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Heartbleed Vulnerability Still Beating Strong

Image of Heartbleed Vulnerability

It has been roughly a month since the ‘Heartbleed‘ vulnerability in OpenSSL became public, and for all the publicity, many organizations remain vulnerable.

Image of Heartbleed Vulnerability

It has been roughly a month since the ‘Heartbleed‘ vulnerability in OpenSSL became public, and for all the publicity, many organizations remain vulnerable.

According to Netcraft, many organizations are not going far enough to patch the vulnerability. Just 43 percent of the sites the company scanned reissued their SSL certificates in light of the bug, meaning the majority of the sites were still susceptible. In addition, seven percent of the reissued SSL certificates were reissued using the same private key. Fifty-seven percent of the sites took no action whatsoever – they have neither reissued nor revoked their old certificates.

From the start, it was clear that Heartbleed was not a normal vulnerability – it struck at the heart of online trust, Kevin Bocek, vice president of security strategy and threat intelligence at Venafi, told SecurityWeek. The vulnerability is due to certain versions of OpenSSL not properly handling Heartbeat extension packets. The end result is that remote attackers can steal sensitive information from process memory using specially-crafted packets that cause a buffer over-read.

“Immediately after the Heartbleed vulnerability broke experts…made it clear that to stop Heartbleed SSL keys and certifies must be replaced,” he said. “Not reissued, but replaced – meaning that new keys are generated, new certificates issued and old certificates revoked. Exploits showed private keys could be stolen from servers and even skeptics like CloudFlare and Akamai moved quickly to replace keys and certificates.”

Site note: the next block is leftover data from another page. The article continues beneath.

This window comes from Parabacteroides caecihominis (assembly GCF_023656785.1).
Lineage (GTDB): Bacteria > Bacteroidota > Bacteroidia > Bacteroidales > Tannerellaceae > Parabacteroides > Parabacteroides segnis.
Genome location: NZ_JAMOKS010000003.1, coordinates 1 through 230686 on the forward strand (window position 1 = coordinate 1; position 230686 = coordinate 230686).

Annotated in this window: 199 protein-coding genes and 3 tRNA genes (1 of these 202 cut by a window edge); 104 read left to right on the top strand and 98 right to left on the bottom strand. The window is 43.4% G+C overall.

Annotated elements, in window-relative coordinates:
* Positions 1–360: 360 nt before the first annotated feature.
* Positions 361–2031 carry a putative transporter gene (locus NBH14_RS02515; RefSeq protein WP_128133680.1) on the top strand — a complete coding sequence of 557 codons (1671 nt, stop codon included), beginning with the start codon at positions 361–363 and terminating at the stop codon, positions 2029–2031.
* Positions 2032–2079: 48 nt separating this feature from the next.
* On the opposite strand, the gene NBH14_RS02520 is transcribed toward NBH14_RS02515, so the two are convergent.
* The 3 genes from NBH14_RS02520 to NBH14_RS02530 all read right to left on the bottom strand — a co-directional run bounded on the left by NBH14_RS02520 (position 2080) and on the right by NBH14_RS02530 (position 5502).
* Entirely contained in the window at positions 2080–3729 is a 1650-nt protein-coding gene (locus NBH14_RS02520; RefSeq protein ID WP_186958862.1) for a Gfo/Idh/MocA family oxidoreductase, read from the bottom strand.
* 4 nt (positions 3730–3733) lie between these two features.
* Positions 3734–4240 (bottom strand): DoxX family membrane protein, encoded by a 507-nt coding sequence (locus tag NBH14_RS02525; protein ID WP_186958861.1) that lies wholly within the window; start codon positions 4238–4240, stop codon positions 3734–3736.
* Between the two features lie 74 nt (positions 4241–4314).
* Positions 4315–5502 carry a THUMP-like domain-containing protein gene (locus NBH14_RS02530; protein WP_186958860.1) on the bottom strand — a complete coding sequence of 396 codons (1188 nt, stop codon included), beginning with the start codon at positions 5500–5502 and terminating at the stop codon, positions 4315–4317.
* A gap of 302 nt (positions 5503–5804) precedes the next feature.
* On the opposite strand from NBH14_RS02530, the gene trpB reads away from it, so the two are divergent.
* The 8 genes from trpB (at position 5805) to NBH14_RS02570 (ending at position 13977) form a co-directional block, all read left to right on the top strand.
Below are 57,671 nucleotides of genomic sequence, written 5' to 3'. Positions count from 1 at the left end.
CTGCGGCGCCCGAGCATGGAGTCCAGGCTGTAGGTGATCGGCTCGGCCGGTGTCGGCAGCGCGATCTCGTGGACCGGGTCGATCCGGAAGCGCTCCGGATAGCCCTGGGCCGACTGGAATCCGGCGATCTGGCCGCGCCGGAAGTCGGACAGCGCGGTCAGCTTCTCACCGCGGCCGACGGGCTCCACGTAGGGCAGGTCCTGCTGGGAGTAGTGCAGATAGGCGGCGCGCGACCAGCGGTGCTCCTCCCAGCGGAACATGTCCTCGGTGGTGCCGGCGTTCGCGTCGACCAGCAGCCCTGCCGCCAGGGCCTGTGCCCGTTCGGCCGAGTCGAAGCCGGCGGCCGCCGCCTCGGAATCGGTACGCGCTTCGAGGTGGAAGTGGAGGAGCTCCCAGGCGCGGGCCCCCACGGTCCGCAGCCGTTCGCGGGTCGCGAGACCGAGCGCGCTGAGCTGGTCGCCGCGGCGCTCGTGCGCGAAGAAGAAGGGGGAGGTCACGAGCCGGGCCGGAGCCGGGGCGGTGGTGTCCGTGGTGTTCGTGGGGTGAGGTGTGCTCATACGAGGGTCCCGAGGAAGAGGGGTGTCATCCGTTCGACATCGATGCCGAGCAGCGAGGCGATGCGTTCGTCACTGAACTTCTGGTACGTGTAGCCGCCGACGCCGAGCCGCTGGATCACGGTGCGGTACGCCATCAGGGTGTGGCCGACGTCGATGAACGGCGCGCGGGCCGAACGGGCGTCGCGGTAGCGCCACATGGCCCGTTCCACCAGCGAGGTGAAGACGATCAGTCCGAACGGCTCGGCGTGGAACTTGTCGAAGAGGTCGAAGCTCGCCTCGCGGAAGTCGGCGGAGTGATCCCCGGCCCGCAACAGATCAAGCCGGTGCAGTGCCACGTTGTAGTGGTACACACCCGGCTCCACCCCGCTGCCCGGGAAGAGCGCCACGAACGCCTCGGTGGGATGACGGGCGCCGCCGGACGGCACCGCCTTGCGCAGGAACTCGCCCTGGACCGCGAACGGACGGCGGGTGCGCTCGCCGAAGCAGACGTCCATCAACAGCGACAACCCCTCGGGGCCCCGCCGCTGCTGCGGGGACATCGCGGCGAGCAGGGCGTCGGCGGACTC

“Stolen keys,” he continued, “would allow websites to be impersonated and traffic to be decrypted. And with thousands more applications from IBM, Juniper, Cisco, Symantec, McAfee, Intel and many, many more vulnerable to Heartbleed behind proxies and firewalls, the extent of the vulnerability left unremeditated is likely 100x larger than many think.”

“I cannot emphasize the point enough, but all keys and certificates need to be replaced now,” he said.

Although many secure websites reacted promptly to the Heartbleed bug by patching OpenSSL, replacing their SSL certificates and revoking the old ones, some have made the critical mistake of reusing the potentially-compromised private key in the new certificate, Netcraft’s Paul Mutton blogged May 9.

Yngve Pettersen, a software developer at Vivaldi Technologies, noted that in the weeks since the disclosure the number of vulnerable servers has gone down, but patching appears to have slowed.

“In the six scans I have made since April 11, the number of vulnerable servers have trended sharply downward, from 5.36% of all servers, to 2.33% this week,” he blogged. “About 20 percent of the scanned servers support the Heartbeat TLS Extension, indicating that up to 75% of the affected servers had been patched before my first scan 4 days after the disclosure. However, while the vulnerability number had been halved, to 2.77%, after 2 weeks, in the most recent scan, 2 weeks later, the number has only been reduced to 2.33%, indicating that patching of vulnerable servers has almost completely stopped.”

Pettersen recommended that servers be patched, certificates updated and revoked and passwords be changed.  

*This story was updated with additional information.

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